Yes, Tori Amos music inspired much of the first novel in this series “Mute.” Here, Moni hearkens back to the time when she had to care for an orphaned girl named Mariella and let her down. That's because Moni has now found Ramona, an immigrant girl stranded in the desert. She must find a way to care for the girl without infecting her. Meanwhile, Tori Amos is, “Having thoughts of Marianne. Quickest girl in the frying pan.”

Chapters 55 through 60 - In This Moment, “Blazin”

Soon after Aaron and Moni enter the small border town of Columbus, New Mexico, it comes under siege by a horde of alien mutants. This song is pure adrenaline-fueled violence. Maria Brink sings, “We’re not gonna stop tonight. We’re gonna burn this city down. We’re not gonna stop tonight. We’re gonna blaze till the morning sun.” That’s the invader mentality right there.

Chapter 61 - Volbeat, “7 Shots”

Meet the most twisted, cold-blooded cowboy in the desert land. Volbeat plays amazing Western-themed metal. Michael Poulsen sings, “Playing around with the good and the evil in his mind. Alone in the desert and cold, so cold.”

Chapter 63 - Five Finger Death Punch, “M.I.N.E. (Ends this way)”

Sometimes lovers just aren’t meant to be together, no matter how much they long for each other. FFDP is well known for their thrash metal, but they are underrated for ballads. Ivan Moody sings, “I know I’d hurt you, deserted you. And now I see it clear. I pulled you closer, tighter. ‘Cause I knew you’d disappear. I just can’t compromise, apologize. There’s nothing you can say. We both knew. It would always end this way.”

Chapter 65 - In This Moment, “Iron Army”

Moni prepares for war, and, follows the advice of one Maria Brink. “I build myself a f**king iron army!”

Chapters 70 and 71 - Shadows Fall, “Burning the Lives”

Brian Fair’s opening lyrics, “Soon a darkened pyramid will rise,” gave me the idea for this scene, and the chaos that follows.

Chapter 80 - Civil Twilight, “Human”

Moni feels more alien than ever. When she sees Aaron, it’s the only thing that makes her feel human. Steven McKellar signs, “It’s only love, it’s only pain. It’s only fear, that runs through my veins. It’s all the things you can’t explain. That make us human.”

Monday, September 3, 2018

Strikes and strings: Five ways to spice up Marlins games with musical instruments

The Miami Marlins are desperate, and not just for wins. The team is last in MLB in attendance after beginning yet another roster rebuild.
Ownership’s solution? Bring on the drums!
Derek Jeter’s team will turn a section of the outfield stands next year into “Comunidad 305”, where musical instruments and flags will be encouraged.
Marlins Park, photograph by D Ramey Logan via Wikimedia

Yes, this is thinly-veiled pandering to Latin fans, who showed their infectious enthusiasm for baseball at the World Baseball Cup games in the very same Miami Park by bringing flags and noisemakers. For some reasons, fans aren’t quite as excited to root for a Marlins team with zero star power that’s headed for 90-plus losses.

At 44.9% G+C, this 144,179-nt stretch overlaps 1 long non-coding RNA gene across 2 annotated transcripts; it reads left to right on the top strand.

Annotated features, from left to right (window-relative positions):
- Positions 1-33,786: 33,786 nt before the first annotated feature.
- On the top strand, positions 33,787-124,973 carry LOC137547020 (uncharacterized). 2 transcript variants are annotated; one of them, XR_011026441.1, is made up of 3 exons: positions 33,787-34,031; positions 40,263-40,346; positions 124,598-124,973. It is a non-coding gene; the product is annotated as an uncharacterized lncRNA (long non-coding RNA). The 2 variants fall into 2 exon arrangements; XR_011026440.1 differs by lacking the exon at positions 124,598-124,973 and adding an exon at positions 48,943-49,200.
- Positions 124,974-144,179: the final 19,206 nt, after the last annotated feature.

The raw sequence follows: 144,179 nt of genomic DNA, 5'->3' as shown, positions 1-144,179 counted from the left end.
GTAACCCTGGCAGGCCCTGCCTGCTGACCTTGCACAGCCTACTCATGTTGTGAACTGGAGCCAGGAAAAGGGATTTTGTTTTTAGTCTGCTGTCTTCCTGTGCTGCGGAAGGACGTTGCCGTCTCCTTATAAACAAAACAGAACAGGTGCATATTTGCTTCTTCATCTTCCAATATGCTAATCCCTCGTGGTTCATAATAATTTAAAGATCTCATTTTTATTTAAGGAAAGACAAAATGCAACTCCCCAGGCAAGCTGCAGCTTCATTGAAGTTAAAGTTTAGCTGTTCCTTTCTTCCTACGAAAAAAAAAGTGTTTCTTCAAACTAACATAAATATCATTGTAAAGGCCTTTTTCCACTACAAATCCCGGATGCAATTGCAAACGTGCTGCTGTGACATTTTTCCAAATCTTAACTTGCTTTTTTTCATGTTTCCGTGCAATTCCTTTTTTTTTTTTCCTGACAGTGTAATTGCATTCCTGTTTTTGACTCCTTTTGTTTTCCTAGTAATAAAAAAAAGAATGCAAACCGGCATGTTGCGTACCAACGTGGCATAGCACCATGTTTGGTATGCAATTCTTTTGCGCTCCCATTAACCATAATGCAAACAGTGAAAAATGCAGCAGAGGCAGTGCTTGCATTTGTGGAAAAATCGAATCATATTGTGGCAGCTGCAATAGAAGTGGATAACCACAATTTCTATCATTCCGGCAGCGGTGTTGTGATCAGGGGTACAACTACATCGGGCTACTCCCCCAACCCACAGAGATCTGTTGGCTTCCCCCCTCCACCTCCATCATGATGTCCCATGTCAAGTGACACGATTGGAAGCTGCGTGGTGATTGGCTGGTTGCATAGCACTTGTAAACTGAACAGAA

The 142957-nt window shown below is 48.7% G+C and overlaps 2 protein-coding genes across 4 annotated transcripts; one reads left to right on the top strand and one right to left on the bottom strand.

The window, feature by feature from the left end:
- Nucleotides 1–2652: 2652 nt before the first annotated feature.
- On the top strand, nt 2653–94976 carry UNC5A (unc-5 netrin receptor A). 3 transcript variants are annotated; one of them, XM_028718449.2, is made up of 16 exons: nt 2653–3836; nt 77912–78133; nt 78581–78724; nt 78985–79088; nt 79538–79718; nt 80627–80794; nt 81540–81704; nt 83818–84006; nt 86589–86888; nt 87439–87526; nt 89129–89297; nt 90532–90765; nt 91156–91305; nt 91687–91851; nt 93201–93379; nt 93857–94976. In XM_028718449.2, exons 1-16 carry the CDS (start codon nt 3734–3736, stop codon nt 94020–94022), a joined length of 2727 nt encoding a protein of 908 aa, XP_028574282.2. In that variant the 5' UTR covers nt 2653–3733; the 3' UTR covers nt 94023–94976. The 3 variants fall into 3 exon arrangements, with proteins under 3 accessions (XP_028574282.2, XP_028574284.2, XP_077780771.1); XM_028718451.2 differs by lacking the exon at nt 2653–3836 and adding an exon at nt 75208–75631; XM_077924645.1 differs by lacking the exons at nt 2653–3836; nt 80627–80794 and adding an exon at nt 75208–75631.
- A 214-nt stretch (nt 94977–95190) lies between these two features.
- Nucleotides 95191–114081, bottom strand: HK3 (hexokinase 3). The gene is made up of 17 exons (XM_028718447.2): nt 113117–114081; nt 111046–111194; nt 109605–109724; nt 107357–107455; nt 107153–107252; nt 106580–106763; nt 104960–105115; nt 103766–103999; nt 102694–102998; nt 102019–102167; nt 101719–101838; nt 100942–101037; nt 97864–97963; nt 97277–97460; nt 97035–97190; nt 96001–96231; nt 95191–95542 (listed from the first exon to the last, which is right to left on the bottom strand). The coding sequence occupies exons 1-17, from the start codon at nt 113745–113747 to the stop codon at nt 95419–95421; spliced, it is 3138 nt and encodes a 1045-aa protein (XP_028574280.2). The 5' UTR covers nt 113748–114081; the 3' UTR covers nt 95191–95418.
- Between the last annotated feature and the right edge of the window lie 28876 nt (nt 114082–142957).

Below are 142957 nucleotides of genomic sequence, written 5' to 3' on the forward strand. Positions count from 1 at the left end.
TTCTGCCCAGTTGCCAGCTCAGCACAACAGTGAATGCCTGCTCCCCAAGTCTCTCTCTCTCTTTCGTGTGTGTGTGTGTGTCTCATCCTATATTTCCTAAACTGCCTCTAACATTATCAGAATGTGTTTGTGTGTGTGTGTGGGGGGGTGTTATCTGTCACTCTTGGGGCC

When next season rolls around, I’m sure there will be much more excitement in the stands. No, not because of the team. The musical instrument section could tremendous fun for the fans.
Imagine during a slow-paced, quiet game, fans become their own entertainment by performing music. On most nights, Marlins Park is quiet enough that you could hear a band in the outfield from behind center plate. Forget the action on the field, why not show the baseball world Miami’s musical talents?
Here are my Top 5 ideas for using musical instruments at Marlins games next season:

  • Battle of the Bands: Bring your guitars, drums, fiddles, banjos, or whatever you play, and jam out with your band members. Each band gets a half inning to show their stuff. Clearly, the best innings to pick are when the Marlins are pitching, because those will probably last longer.
  • Opera: Seat a full orchestra (plus conductor) together in the stands along with a few opera singers with booming voices. Wouldn’t you like to hear “La bohème” while a pitcher is on the mound scratching himself?
  • Elvis vs Celia Cruz night: Pick your favorite icon and join the musical duel. Americana vs Cuban-American. At the top of the inning, Elvis impersonators strum their guitars and croon. At the bottom of the inning, Celia impersonators sing their salsa and rumba with a percussion section. Whichever group wins gets to de-wig the losers.
  • Slide whistle hell: One slide whistle is cute. A second slide whistle is amusing. A third slide whistle, I want to rip that damn thing from your hands and throw it in the garbage. Imagine a whole outfield section of fans randomly, constantly tooting the slide whistle. Instead of “accidentally” throwing at opposing hitters, Marlins pitches might zing a few fastballs into the crowd.
  • Gong show: Say the fans actually wanted to help the team. Everyone bring a gong. When the opposing team is batting, ring the gong in unison the instant after the ball leaves the pitcher’s hand. When the Marlins are batting, bang those gongs as the opposing pitcher is winding up. Mind games.

Have any better ideas? Let me hear them.